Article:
The eviction process is something that many property managers and landlords will have to deal with at one time or another. Even though you can do your homework and try only to rent properties to the best tenants in the world, things happen.
When the time comes that you need to evict a tenant, here’s how you do it:
The Eviction Process
Step 1: The Eviction Notice
The first (and most important) step in the process is to issue a notice to the tenant. This legal document communicates one primary message: the eviction process is about to begin if the tenant doesn’t handle the landlord’s grievance. Usually, the tenant has to respond in as few as 3-5 days, depending on the issue and your local jurisdiction.
If there is no particular grievance, the tenant has a much more extended deadline before responding to the notice. Up to 30 – 60 days isn’t uncommon in these circumstances.
Remember that the document must include several things if you want this notice to stand up in court.
- Requirement #1: The notice must explain all of the information necessary for the tenant to understand why the landlord is beginning the eviction process.
- Requirement #2: The document must explain what is required from the tenant and the time frame to remedy the situation.
- Requirement #3: Information presented in the eviction notice must be 100% accurate. This may sound obvious, but landlords make mistakes. For example, if the landlord’s grievance is that the tenant broke the lease terms, they will have to prove later in court that the lease was broken.
The eviction process cannot officially begin until the tenant has the information from all of these requirements. Finally, note that there are a few ways actually to deliver the notice. In general, you have three options:
- Hand it over in person to the tenant
- Post the notice someplace where the tenant will definitely see it, like the front door
- Send it to the tenant through the mail. If you choose this option, make sure you get a return receipt (certified mail).
One final, important note – Let’s say you file an eviction notice, and the tenant fixes the problem on time. That’s great. But what if the tenant breaks the lease again in the same way? Depending on your local regulations, you may not have to file another eviction notice before you file for eviction. This can help expedite the process.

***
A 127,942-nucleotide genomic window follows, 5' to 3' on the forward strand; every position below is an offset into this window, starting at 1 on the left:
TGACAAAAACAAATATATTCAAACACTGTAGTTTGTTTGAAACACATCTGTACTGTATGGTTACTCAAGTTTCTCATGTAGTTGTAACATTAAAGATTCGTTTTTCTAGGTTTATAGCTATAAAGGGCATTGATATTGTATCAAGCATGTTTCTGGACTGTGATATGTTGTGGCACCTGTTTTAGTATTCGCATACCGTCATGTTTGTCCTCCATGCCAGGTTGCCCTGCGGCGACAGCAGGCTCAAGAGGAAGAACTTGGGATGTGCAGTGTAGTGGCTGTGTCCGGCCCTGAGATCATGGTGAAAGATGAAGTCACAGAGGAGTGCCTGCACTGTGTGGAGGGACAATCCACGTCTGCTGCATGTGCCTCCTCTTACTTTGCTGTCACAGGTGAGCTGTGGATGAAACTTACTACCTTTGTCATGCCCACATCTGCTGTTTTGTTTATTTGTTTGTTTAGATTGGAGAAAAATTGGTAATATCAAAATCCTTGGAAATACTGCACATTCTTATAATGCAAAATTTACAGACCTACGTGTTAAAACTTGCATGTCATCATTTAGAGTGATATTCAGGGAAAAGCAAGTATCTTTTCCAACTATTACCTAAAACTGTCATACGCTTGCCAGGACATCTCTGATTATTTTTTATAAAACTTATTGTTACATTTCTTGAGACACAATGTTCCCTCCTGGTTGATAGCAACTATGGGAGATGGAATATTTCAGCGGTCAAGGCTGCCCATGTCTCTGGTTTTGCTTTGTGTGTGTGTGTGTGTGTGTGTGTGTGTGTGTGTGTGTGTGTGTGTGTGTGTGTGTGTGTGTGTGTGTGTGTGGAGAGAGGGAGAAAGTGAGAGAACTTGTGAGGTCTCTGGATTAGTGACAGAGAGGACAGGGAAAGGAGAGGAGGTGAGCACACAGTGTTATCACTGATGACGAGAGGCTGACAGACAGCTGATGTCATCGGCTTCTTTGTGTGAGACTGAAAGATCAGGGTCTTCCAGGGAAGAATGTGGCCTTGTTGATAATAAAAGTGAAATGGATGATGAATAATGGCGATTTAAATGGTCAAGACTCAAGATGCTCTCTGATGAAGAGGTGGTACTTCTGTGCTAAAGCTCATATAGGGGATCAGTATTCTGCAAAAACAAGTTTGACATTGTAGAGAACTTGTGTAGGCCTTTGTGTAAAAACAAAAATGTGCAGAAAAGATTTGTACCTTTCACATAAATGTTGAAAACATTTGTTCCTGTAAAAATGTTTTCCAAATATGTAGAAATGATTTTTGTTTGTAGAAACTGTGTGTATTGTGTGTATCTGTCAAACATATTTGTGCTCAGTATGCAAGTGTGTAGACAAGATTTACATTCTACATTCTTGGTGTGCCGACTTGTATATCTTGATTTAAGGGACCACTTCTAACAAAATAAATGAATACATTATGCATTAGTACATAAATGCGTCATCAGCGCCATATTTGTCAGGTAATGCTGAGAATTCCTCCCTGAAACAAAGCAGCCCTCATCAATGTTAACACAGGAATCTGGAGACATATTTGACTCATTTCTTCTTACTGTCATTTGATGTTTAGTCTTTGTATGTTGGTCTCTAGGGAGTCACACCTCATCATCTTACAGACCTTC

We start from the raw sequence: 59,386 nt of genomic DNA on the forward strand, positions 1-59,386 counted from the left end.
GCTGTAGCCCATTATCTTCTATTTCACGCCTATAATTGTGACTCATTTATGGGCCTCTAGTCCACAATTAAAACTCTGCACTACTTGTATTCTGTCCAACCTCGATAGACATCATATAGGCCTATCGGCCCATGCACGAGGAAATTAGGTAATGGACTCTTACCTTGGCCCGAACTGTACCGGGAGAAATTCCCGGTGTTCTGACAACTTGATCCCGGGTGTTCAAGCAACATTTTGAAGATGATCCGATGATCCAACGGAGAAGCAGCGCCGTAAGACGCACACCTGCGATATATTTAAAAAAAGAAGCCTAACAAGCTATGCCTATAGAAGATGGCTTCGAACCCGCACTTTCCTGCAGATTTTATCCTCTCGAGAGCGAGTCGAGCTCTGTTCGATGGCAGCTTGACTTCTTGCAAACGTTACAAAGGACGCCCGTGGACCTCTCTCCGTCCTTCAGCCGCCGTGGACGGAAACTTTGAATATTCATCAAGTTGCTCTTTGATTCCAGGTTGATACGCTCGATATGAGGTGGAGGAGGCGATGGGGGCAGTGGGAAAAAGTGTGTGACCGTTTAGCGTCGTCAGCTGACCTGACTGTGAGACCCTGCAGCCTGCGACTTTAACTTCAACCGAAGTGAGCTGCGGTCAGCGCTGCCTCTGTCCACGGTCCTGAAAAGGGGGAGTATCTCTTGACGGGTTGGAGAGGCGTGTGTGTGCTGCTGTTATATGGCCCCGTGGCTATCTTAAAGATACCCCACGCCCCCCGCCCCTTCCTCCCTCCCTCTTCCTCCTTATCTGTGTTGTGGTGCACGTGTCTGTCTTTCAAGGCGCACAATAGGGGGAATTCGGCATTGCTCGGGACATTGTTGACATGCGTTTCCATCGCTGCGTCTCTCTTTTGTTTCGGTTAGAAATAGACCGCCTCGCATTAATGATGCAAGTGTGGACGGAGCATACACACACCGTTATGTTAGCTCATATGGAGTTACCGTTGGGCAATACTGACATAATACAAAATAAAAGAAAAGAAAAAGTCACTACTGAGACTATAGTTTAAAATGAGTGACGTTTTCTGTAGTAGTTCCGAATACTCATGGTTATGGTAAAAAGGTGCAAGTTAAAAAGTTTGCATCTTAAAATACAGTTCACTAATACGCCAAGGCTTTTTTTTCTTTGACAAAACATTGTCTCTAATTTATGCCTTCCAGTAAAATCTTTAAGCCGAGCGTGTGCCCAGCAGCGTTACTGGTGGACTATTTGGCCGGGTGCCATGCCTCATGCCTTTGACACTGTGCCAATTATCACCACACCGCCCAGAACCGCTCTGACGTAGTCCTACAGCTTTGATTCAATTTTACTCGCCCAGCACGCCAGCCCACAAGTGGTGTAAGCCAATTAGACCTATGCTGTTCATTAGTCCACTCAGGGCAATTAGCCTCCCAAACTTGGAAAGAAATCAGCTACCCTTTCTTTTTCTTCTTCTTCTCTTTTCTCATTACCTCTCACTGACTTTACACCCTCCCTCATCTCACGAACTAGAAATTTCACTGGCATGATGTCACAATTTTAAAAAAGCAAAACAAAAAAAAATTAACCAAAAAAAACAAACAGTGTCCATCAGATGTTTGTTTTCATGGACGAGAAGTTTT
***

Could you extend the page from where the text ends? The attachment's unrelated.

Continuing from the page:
Step 2 of the Eviction Process: Tenant’s Response
Once a tenant has received the notice, they should take swift action to respond. Assuming the time frame referenced on the notice is accurate, the tenant must respond within that period or risk being evicted.
The action they take should be appropriate for the eviction notice. For example, if it was a notice to pay rent, they must pay within the allotted timeframe. If the notice is a 30-day notice (or whatever timeframe is allowed in your state), they need to move out before the period ends.
Note: If the reason for the eviction notice was due to the tenant not paying rent on time, make sure they pay the FULL amount due. Accepting a partial payment can hurt you in the future, as it may lead to the tenant thinking a payment plan is now in place. The court may uphold this, so it’s best to just refuse the situation by requiring the full payment at once.
Step 3 of the Eviction Process: File for Eviction
If a tenant chooses not to respond to the eviction notice, or they do respond by saying they won’t remedy the problem, the final step is to take the tenant to court.
Usually, the landlord would have already consulted a lawyer, at least for advice. Lawyers help in two primary parts of the eviction process: